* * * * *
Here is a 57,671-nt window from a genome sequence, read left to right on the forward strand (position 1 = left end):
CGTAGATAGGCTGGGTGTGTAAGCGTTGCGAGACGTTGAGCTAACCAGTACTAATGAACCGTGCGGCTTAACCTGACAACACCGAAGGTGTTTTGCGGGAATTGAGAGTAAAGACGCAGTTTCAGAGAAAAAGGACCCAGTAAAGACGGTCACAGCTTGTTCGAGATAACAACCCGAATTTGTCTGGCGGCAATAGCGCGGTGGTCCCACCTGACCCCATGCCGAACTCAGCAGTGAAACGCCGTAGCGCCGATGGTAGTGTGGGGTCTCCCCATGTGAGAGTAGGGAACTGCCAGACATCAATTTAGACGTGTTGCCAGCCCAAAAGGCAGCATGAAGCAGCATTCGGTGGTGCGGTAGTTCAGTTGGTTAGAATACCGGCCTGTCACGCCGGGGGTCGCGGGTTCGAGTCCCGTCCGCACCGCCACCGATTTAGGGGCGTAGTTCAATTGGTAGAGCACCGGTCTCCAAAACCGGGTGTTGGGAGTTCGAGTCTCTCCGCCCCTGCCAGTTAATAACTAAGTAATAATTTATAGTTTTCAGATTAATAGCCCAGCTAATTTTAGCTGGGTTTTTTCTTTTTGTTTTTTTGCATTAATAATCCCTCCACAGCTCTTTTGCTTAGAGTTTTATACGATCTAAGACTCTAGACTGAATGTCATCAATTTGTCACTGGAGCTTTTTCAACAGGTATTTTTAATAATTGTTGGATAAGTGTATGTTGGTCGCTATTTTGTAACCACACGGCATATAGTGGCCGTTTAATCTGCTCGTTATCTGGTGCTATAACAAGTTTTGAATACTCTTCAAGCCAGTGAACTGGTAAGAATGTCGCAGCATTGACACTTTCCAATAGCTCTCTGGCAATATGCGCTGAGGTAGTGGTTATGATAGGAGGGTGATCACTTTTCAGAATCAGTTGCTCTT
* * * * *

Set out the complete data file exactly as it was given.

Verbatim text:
Here is a 57,671-nt window from a genome sequence, read left to right on the forward strand (position 1 = left end):
CGTAGATAGGCTGGGTGTGTAAGCGTTGCGAGACGTTGAGCTAACCAGTACTAATGAACCGTGCGGCTTAACCTGACAACACCGAAGGTGTTTTGCGGGAATTGAGAGTAAAGACGCAGTTTCAGAGAAAAAGGACCCAGTAAAGACGGTCACAGCTTGTTCGAGATAACAACCCGAATTTGTCTGGCGGCAATAGCGCGGTGGTCCCACCTGACCCCATGCCGAACTCAGCAGTGAAACGCCGTAGCGCCGATGGTAGTGTGGGGTCTCCCCATGTGAGAGTAGGGAACTGCCAGACATCAATTTAGACGTGTTGCCAGCCCAAAAGGCAGCATGAAGCAGCATTCGGTGGTGCGGTAGTTCAGTTGGTTAGAATACCGGCCTGTCACGCCGGGGGTCGCGGGTTCGAGTCCCGTCCGCACCGCCACCGATTTAGGGGCGTAGTTCAATTGGTAGAGCACCGGTCTCCAAAACCGGGTGTTGGGAGTTCGAGTCTCTCCGCCCCTGCCAGTTAATAACTAAGTAATAATTTATAGTTTTCAGATTAATAGCCCAGCTAATTTTAGCTGGGTTTTTTCTTTTTGTTTTTTTGCATTAATAATCCCTCCACAGCTCTTTTGCTTAGAGTTTTATACGATCTAAGACTCTAGACTGAATGTCATCAATTTGTCACTGGAGCTTTTTCAACAGGTATTTTTAATAATTGTTGGATAAGTGTATGTTGGTCGCTATTTTGTAACCACACGGCATATAGTGGCCGTTTAATCTGCTCGTTATCTGGTGCTATAACAAGTTTTGAATACTCTTCAAGCCAGTGAACTGGTAAGAATGTCGCAGCATTGACACTTTCCAATAGCTCTCTGGCAATATGCGCTGAGGTAGTGGTTATGATAGGAGGGTGATCACTTTTCAGAATCAGTTGCTCTT